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Posted by on Jul 8, 2011 in communications | 3 comments

Wage a war on chaos in your church communications!

Wage a war on chaos in your church communications!

This week we’re exploring some communications trends that I think are affecting your communications efforts at your church . . . whether you acknowledge them or not!


“People think it’s this veneer — that the designers are handed this box and told, ‘Make it look good!’ That’s not what we think design is. It’s not just what it looks like and feels like. Design is how it works.” – Steve Jobs [1]

I love that quote because it comes from Steve as we are literally on the cusp of Apple’s amazing run of products in the last 10 years. People were still trying to figure our why it was called an iPod . . . but Steve knew something crazy important that we have to apply in our communications.

Design means making things less chaotic and in the process more usable.

Our systems will naturally become more complex unless we consistently push them to be simple . . . straightforward and easy to use. Unless we wage war on this chaos people won’t understand what we are asking them to do or take action on.

Before you probably think I am talking about “making things look pretty” or some subjective “cool factor” stuff . . . consider this:

We simplified how people can donate online to Liquid through our most recent update … the increase in online giving equaled three times the total cost of the update in the first 2 months.

My jaw dropped when I saw that number.

Before the update people had to go through these steps to donate online to Liquid:

  1. Find the “donate” link buried a few layers deep.
  2. Be asked if you have an account with us.
  3. If no account . . . set up an account with our church management software.
  4. Wait for a confirmation email.
  5. Go back to our website and complete their profile. (including stuff like date of birth and gender . . . what does that have to do with giving money?)
  6. Enter the credit card information and make the donation.

Looking back on it . . . it’s astonishing that anyone donated at all. We did this because it made it easier for our admin folks to get the information into our books because people were making the donation directly into our contact management system.

We were trying to make it simpler for us . . . which is not all bad. All that information made it simple for us to connect up the donation with the person on the back end. We could be sure that these donations were coming from right John Smith when we compared it against the John Smith’s already in our database.

The process is a lot simpler now. 

  1. Click on the “Give” button on the top right of any page.
  2. Enter in how much you’d like to donate.
  3. Enter the credit card information and make the donation.

We now have to work harder to reconcile this information with our church management software. But we’ve made the decision that more complex for us is a toll we’re willing to pay for our people.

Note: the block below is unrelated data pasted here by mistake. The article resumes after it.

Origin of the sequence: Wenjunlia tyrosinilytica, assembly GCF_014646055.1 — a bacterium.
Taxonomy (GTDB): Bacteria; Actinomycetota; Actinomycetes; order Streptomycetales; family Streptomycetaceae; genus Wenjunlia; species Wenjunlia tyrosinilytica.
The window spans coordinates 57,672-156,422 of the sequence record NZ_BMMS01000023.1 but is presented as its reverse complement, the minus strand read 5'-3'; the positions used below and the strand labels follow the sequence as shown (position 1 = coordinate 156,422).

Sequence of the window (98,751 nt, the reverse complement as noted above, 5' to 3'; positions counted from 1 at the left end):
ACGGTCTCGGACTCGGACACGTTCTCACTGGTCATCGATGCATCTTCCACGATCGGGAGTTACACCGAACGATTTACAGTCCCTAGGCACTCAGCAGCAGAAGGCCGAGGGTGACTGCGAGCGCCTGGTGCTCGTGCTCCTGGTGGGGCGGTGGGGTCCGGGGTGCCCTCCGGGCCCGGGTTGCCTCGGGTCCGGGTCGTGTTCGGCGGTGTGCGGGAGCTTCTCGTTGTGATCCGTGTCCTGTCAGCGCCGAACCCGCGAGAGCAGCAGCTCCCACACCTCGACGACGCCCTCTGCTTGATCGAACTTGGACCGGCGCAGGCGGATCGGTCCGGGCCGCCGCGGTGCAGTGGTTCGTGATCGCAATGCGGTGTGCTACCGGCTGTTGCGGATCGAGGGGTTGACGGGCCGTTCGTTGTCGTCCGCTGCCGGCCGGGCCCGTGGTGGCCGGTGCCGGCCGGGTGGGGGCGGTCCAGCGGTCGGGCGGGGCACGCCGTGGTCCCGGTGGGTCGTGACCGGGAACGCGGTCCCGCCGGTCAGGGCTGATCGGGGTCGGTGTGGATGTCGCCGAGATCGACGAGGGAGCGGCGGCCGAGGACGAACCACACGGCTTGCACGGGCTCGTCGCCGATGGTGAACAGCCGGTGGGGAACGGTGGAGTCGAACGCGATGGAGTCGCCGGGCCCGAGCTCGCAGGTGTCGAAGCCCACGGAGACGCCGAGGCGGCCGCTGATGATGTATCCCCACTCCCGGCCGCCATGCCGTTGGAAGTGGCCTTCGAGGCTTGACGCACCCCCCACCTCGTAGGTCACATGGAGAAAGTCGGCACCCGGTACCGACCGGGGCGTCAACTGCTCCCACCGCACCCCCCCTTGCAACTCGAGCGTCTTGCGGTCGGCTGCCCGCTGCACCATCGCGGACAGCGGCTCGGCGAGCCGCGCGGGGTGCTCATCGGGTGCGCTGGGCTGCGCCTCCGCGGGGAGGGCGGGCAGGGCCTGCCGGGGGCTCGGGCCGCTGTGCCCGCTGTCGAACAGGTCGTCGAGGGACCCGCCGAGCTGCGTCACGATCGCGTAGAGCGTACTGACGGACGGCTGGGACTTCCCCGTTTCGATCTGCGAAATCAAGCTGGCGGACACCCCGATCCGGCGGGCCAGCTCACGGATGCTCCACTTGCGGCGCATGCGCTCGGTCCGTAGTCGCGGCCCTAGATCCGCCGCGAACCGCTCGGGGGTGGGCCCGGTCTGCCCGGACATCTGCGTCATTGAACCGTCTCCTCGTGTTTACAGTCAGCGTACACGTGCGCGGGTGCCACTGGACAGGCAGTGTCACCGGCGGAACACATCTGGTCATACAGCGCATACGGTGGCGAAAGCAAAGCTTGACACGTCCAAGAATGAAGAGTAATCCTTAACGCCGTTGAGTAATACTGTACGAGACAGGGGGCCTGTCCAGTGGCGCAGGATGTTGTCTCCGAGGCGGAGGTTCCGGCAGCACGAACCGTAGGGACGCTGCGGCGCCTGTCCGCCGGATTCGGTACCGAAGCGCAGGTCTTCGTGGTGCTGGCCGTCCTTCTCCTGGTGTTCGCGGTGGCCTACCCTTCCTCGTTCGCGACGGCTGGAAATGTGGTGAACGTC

I use the example of online giving because it’s quantifiable. But think about this same principle applied to getting people connecting to small groups . . . or volunteer recruiting . . . or any other area. It’s entirely possible that your design is holding people back . . . simplifying and streamlining could increase your return 10x!

Your role as the communications czar (that’s anyone in leadership at a church) is to reduce the chaos . . . to wage war on it because your systems are naturally graviting towards more complexity.

Where are common areas that you’ve waged war on chaos? What do we need to simplify? Where have you simplified and seen greater return on kingdom investment? [Chaos Killers Comment!]


3 Comments

  1. Love this.

    I’m a huge believer in simplifying! Simplify everything!!
    I know you and I worked very hard on this during my designer time at Liquid.

    In particular, I remember the simple change from blank lines to entry boxes on all of our Forms, which not only improved the general spacing and readability of the page, but also improved the handwriting of users which in turn assists the info entry by Liquid Admin!

  2. I totally agree!

    I just started a Bible study/Class at a much smaller church in NJ…and there were several ways to sign up. One was to read the announcement in the church bulletin and walk to the back of the church at the end of service to write on the sign up sheet.

    The other option was, I emailed all my friends and contacts from church, gave them the class description and ended with “CLICK REPLY” to sign up. Needless to say, the easy way–and my initiative to reach out to them via email worked much better. 4 people signed up at the back of the church, 15 sent me emails. In the end, almost 30 people came because people who liked the class forwarded those emails to their friends!

    Of course that meant I had to mostly generate my own roster with each email, but who cares!

    thanks for this great post.

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